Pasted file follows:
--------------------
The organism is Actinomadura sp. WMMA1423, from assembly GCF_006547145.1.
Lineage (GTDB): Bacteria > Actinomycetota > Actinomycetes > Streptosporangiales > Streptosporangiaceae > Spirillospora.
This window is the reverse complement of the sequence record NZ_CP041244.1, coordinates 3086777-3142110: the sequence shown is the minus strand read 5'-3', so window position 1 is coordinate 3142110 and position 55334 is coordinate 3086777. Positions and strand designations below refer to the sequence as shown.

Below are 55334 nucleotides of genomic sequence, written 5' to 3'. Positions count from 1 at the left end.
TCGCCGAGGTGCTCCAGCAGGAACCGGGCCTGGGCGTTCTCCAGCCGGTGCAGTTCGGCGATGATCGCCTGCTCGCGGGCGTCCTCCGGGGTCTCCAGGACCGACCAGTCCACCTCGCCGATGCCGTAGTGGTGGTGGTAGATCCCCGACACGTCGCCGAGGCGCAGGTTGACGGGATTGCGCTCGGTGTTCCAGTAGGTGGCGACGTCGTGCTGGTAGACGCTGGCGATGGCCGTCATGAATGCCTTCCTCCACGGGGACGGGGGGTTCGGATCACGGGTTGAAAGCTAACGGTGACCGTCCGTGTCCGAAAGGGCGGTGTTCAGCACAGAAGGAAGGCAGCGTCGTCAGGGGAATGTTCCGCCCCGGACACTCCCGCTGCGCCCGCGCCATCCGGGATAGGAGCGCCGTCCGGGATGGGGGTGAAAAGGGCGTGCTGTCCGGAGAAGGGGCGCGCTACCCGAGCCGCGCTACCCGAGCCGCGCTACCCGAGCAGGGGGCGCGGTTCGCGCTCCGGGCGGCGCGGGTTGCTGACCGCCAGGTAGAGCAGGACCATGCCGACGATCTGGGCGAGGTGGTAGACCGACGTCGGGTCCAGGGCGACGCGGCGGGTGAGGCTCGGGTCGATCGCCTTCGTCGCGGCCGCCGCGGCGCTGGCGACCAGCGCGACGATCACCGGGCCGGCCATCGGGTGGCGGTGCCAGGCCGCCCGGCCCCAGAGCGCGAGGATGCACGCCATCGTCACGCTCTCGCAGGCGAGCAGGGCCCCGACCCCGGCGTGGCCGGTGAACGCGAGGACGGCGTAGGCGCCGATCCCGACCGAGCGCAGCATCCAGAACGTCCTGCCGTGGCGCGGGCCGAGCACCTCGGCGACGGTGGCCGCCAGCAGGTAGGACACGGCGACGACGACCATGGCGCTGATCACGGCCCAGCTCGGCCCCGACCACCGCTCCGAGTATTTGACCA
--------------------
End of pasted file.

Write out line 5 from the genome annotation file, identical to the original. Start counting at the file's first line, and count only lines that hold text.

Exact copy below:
TCGCCGAGGTGCTCCAGCAGGAACCGGGCCTGGGCGTTCTCCAGCCGGTGCAGTTCGGCGATGATCGCCTGCTCGCGGGCGTCCTCCGGGGTCTCCAGGACCGACCAGTCCACCTCGCCGATGCCGTAGTGGTGGTGGTAGATCCCCGACACGTCGCCGAGGCGCAGGTTGACGGGATTGCGCTCGGTGTTCCAGTAGGTGGCGACGTCGTGCTGGTAGACGCTGGCGATGGCCGTCATGAATGCCTTCCTCCACGGGGACGGGGGGTTCGGATCACGGGTTGAAAGCTAACGGTGACCGTCCGTGTCCGAAAGGGCGGTGTTCAGCACAGAAGGAAGGCAGCGTCGTCAGGGGAATGTTCCGCCCCGGACACTCCCGCTGCGCCCGCGCCATCCGGGATAGGAGCGCCGTCCGGGATGGGGGTGAAAAGGGCGTGCTGTCCGGAGAAGGGGCGCGCTACCCGAGCCGCGCTACCCGAGCCGCGCTACCCGAGCAGGGGGCGCGGTTCGCGCTCCGGGCGGCGCGGGTTGCTGACCGCCAGGTAGAGCAGGACCATGCCGACGATCTGGGCGAGGTGGTAGACCGACGTCGGGTCCAGGGCGACGCGGCGGGTGAGGCTCGGGTCGATCGCCTTCGTCGCGGCCGCCGCGGCGCTGGCGACCAGCGCGACGATCACCGGGCCGGCCATCGGGTGGCGGTGCCAGGCCGCCCGGCCCCAGAGCGCGAGGATGCACGCCATCGTCACGCTCTCGCAGGCGAGCAGGGCCCCGACCCCGGCGTGGCCGGTGAACGCGAGGACGGCGTAGGCGCCGATCCCGACCGAGCGCAGCATCCAGAACGTCCTGCCGTGGCGCGGGCCGAGCACCTCGGCGACGGTGGCCGCCAGCAGGTAGGACACGGCGACGACGACCATGGCGCTGATCACGGCCCAGCTCGGCCCCGACCACCGCTCCGAGTATTTGACCA